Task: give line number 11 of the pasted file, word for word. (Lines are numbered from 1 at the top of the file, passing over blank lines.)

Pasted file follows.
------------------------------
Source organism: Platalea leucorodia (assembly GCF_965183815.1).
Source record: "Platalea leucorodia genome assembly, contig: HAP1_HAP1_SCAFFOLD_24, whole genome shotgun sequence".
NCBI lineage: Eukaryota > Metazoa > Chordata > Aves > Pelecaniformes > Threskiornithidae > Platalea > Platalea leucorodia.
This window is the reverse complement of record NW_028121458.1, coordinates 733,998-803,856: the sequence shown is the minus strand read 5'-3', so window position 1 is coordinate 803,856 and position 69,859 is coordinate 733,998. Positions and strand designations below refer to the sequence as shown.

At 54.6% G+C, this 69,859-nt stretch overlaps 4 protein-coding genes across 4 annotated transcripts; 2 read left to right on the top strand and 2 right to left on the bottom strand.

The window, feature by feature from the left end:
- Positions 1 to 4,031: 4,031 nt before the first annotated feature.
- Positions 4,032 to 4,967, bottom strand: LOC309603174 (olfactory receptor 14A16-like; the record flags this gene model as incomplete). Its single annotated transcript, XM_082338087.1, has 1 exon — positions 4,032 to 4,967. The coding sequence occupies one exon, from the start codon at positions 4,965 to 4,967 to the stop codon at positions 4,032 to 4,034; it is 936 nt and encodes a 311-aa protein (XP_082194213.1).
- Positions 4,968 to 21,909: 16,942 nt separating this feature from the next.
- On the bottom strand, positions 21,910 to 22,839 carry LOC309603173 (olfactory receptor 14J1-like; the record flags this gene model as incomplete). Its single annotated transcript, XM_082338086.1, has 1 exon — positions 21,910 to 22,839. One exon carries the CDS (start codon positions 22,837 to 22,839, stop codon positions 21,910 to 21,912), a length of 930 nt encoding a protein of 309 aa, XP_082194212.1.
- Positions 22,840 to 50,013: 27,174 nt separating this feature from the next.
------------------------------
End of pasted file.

- Positions 22,840 to 50,013: 27,174 nt separating this feature from the next.